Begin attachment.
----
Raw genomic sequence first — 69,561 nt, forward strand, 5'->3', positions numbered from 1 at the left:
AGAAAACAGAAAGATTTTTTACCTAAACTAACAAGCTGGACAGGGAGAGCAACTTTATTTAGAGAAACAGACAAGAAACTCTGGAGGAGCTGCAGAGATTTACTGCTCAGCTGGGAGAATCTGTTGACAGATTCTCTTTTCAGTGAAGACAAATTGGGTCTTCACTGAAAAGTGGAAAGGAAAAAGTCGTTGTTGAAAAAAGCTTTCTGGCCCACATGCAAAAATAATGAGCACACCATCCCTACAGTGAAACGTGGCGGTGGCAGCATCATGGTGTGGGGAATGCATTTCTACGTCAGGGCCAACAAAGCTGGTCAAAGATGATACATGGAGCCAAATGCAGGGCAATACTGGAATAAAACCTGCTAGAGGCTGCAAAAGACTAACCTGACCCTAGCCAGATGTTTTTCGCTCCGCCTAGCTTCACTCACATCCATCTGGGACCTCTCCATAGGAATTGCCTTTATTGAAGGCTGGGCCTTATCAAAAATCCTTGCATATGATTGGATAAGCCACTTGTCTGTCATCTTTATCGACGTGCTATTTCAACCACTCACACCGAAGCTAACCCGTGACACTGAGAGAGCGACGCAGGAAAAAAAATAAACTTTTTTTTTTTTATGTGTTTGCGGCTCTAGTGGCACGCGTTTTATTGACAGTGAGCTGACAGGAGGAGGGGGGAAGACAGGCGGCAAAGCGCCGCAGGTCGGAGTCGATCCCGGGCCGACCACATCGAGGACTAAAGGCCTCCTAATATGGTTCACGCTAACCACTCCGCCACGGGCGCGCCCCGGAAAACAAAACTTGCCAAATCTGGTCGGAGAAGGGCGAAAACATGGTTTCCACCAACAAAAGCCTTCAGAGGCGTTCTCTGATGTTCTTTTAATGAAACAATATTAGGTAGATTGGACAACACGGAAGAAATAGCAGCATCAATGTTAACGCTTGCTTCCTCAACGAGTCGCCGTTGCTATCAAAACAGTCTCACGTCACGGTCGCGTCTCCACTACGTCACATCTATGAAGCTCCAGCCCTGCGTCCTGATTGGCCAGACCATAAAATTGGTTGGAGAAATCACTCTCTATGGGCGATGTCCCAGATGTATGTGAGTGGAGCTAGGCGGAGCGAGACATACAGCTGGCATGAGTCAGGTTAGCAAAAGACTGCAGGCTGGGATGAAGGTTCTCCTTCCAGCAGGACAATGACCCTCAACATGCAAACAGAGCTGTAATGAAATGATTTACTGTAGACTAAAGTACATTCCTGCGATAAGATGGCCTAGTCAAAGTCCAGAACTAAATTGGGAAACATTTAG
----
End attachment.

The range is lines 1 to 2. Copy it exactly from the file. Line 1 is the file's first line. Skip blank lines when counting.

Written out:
Raw genomic sequence first — 69,561 nt, forward strand, 5'->3', positions numbered from 1 at the left:
AGAAAACAGAAAGATTTTTTACCTAAACTAACAAGCTGGACAGGGAGAGCAACTTTATTTAGAGAAACAGACAAGAAACTCTGGAGGAGCTGCAGAGATTTACTGCTCAGCTGGGAGAATCTGTTGACAGATTCTCTTTTCAGTGAAGACAAATTGGGTCTTCACTGAAAAGTGGAAAGGAAAAAGTCGTTGTTGAAAAAAGCTTTCTGGCCCACATGCAAAAATAATGAGCACACCATCCCTACAGTGAAACGTGGCGGTGGCAGCATCATGGTGTGGGGAATGCATTTCTACGTCAGGGCCAACAAAGCTGGTCAAAGATGATACATGGAGCCAAATGCAGGGCAATACTGGAATAAAACCTGCTAGAGGCTGCAAAAGACTAACCTGACCCTAGCCAGATGTTTTTCGCTCCGCCTAGCTTCACTCACATCCATCTGGGACCTCTCCATAGGAATTGCCTTTATTGAAGGCTGGGCCTTATCAAAAATCCTTGCATATGATTGGATAAGCCACTTGTCTGTCATCTTTATCGACGTGCTATTTCAACCACTCACACCGAAGCTAACCCGTGACACTGAGAGAGCGACGCAGGAAAAAAAATAAACTTTTTTTTTTTTATGTGTTTGCGGCTCTAGTGGCACGCGTTTTATTGACAGTGAGCTGACAGGAGGAGGGGGGAAGACAGGCGGCAAAGCGCCGCAGGTCGGAGTCGATCCCGGGCCGACCACATCGAGGACTAAAGGCCTCCTAATATGGTTCACGCTAACCACTCCGCCACGGGCGCGCCCCGGAAAACAAAACTTGCCAAATCTGGTCGGAGAAGGGCGAAAACATGGTTTCCACCAACAAAAGCCTTCAGAGGCGTTCTCTGATGTTCTTTTAATGAAACAATATTAGGTAGATTGGACAACACGGAAGAAATAGCAGCATCAATGTTAACGCTTGCTTCCTCAACGAGTCGCCGTTGCTATCAAAACAGTCTCACGTCACGGTCGCGTCTCCACTACGTCACATCTATGAAGCTCCAGCCCTGCGTCCTGATTGGCCAGACCATAAAATTGGTTGGAGAAATCACTCTCTATGGGCGATGTCCCAGATGTATGTGAGTGGAGCTAGGCGGAGCGAGACATACAGCTGGCATGAGTCAGGTTAGCAAAAGACTGCAGGCTGGGATGAAGGTTCTCCTTCCAGCAGGACAATGACCCTCAACATGCAAACAGAGCTGTAATGAAATGATTTACTGTAGACTAAAGTACATTCCTGCGATAAGATGGCCTAGTCAAAGTCCAGAACTAAATTGGGAAACATTTAG